Minnesota utility regulators have granted CenterPoint Energy slightly more than half of the rate increase the company had requested last August.
CenterPoint, Minnesota’s largest natural gas utility, asked for a rate increase of $54.1 million or 6.4 percent. But in a ruling released Friday, the Minnesota Public Utilities Commission granted an increase of only $27.5 million.
CenterPoint said in a statement that it “just received the final order in our 2015 rate case today and are still reviewing it.” Final gas rates are expected to be implemented later this year, the company said, and customers should get a refund due to an interim rate increase levied last fall.
In September, the PUC granted a 5.6 percent interim rate increase — higher than the 3.5 percent increase granted Friday.
CenterPoint last hiked rates in Minnesota in 2014, with the PUC approving a 3.9 percent increase.
CenterPoint, based in Houston, supplies gas to about 840,000 customers in Minnesota; 92 percent of them are residential rate payers. The company serves Minneapolis and parts of central and southern Minnesota. Minnesota is CenterPoint’s largest service territory outside of Texas.
CenterPoint said that it primarily needed the new 6.4 percent rate hike to make big capital investments in its pipelines, due to new federal regulations on pipeline safety and integrity. That increase would have added $5.15 per month to the average residential customer’s monthly bill.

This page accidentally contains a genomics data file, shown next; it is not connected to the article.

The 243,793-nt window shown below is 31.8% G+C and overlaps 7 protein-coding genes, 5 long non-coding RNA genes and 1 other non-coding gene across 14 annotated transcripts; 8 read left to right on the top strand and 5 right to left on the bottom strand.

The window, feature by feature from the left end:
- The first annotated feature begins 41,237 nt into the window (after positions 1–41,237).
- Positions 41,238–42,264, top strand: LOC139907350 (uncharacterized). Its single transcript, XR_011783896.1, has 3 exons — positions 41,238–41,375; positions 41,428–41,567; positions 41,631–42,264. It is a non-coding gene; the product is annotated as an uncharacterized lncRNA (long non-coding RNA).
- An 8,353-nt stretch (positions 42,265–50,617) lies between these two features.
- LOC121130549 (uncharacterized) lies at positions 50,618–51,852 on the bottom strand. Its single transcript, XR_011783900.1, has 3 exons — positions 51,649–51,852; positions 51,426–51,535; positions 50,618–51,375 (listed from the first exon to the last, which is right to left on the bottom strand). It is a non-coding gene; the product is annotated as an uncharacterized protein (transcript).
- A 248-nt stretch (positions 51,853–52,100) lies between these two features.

But the Minnesota Attorney General’s Office and the Minnesota Department of Commerce argued before the PUC for a smaller rate increase than CenterPoint had proposed. Both agencies advocate on behalf of rate payers.
“Commerce requested a 45 percent overall reduction from CenterPoint’s original proposed rate increase,” said Ross Corson, a department spokesman. “In a nutshell, we believed the utility’s rate proposal contained unreasonable and excessive expenses, while its revenue forecasts were too low.”
The attorney general’s office recommended that less of CenterPoint’s proposed increase be assigned to residents and smaller businesses, and more to larger businesses.
“CenterPoint originally sought to impose nearly 90 percent of its requested increase on individual residential consumers,” Attorney General Lori Swanson said in a news statement. The PUC’s ruling cuts the proposed residential increase from $47.5 million to $15.3 million, she said.